4.   Most Americans are religiously illiterate. Despite the appetite for stories and commentary about the Bible, most Americans know little about it. A huge Pew survey released in September found that most Americans scored 50 percent or less on a quiz measuring knowledge of the Bible, world religions and what the Constitution says about religion in public life. Ironically, atheists and agnostics scored best. How did you do on the quiz?

5. It's impossible to understand much of the news without knowing something about religion. Why did the Egyptian revolution happen on a Friday? Why was Osama bin Laden's body buried so quickly after he was killed? Why did Afghan rioters kill seven United Nations workers in April? You simply can't answer those questions without bringing in religion.

6.  Regardless of where they fit on the spectrum, people want others to understand what they believe. That goes for pagans, fundamentalist Mormons, Native Americans, atheists - everyone.

7. Americans still have an uneasy relationship with Islam. Nearly 10 years after the September 11 attacks provoked many Americans to pay attention to Islam for the first time, much of the country is still somewhat uncomfortable about the religion, which counts 1.5 billion followers worldwide.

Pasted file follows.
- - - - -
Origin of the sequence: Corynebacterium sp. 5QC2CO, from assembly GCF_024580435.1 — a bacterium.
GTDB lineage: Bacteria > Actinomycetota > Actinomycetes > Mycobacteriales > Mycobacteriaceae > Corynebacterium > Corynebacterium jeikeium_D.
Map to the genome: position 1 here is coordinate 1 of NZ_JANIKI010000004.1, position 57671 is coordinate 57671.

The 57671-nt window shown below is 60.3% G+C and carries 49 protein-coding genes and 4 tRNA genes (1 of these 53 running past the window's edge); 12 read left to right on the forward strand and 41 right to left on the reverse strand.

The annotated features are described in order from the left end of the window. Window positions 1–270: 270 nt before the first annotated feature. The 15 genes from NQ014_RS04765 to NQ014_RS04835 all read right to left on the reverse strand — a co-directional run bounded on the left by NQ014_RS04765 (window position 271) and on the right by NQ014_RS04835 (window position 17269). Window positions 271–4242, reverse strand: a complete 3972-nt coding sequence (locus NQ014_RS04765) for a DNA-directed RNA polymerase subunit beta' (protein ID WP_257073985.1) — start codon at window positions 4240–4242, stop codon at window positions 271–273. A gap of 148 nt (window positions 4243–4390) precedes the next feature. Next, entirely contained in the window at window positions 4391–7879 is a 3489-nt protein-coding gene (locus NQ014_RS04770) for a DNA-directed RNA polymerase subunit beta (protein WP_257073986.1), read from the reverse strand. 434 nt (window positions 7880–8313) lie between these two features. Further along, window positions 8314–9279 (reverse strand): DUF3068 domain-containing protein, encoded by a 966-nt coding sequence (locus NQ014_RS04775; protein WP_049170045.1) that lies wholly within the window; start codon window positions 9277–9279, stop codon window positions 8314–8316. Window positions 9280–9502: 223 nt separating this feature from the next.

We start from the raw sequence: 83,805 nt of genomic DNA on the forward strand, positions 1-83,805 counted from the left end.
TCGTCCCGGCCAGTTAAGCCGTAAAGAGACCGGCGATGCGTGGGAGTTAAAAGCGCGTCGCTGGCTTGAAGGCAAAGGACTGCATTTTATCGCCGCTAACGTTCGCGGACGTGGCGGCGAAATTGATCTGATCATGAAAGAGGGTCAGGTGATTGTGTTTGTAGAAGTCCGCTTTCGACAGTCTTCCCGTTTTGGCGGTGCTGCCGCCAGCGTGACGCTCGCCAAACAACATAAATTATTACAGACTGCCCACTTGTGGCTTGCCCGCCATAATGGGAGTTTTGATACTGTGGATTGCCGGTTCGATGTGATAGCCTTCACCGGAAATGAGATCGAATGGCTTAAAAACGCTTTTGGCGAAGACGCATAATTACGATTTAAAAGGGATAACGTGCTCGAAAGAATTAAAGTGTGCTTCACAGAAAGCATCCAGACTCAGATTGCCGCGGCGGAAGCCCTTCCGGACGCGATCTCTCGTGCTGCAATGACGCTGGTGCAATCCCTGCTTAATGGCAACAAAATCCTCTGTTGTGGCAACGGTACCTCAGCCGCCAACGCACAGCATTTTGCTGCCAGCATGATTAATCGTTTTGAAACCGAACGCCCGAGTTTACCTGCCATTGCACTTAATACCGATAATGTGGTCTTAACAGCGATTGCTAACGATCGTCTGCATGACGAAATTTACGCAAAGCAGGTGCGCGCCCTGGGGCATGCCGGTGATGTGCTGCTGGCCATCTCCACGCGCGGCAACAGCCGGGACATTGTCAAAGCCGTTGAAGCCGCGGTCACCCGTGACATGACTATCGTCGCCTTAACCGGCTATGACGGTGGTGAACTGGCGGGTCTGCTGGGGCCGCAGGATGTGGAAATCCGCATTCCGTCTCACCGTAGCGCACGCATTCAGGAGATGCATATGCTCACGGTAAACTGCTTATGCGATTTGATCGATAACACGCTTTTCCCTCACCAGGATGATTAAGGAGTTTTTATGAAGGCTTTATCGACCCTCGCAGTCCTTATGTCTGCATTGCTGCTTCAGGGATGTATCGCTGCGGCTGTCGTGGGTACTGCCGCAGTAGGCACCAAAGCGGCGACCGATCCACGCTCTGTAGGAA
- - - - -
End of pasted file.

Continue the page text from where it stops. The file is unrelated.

The biggest domestic religion story in the Belief Blog's young life was probably last year's opposition to a proposed Islamic Center and mosque near New York's ground zero. And with the 10-year anniversary of the 9/11 attacks approaching, domestic tensions around Islam may flare again. The Arab Spring, meanwhile is raising weighty questions about Islam's role in post-autocratic regimes, guaranteeing the religion - and its relationship with the U.S. - will be one of the world's big stories for years to come.

8. God may not prevent natural disasters, but religion is always a big part of the response. We see it play out every time Mother Nature delivers a punishing blow, from March's Japan earthquake and tsunami to the recent tornado that flattened much of Joplin, Missouri.

9. Apocalyptic movements come and go. The May 21st doomsdayers drew loads of interest, largely thanks to a massive ad campaign, but they're hardly original.

10. Most Americans don't know that President Barack Obama is a Christian. It's ironic, since church-based community organizing led him to politics and since his close relationship with a pastor almost sunk his presidential campaign, but that's what a Pew poll found last year.

Only about a third of Americans correctly identified Obama's religion, while nearly one in five said he's a Muslim. Another irony: The longer Obama's been in office, the smaller the proportion of Americans who can correctly name his faith. As the 2012 presidential race approaches, this story bears watching, since views of candidates' religion influence voting patterns.

- CNN Belief Blog Co-Editor

Filed under: Comments • Technology • Trends

soundoff (1,520 Responses)
  1. jan

    I think adamant atheists are just as annoying as adamant evangelicals. Both are relentless in pushing their beliefs down your throat and both are intolerant to people of other beliefs than their own.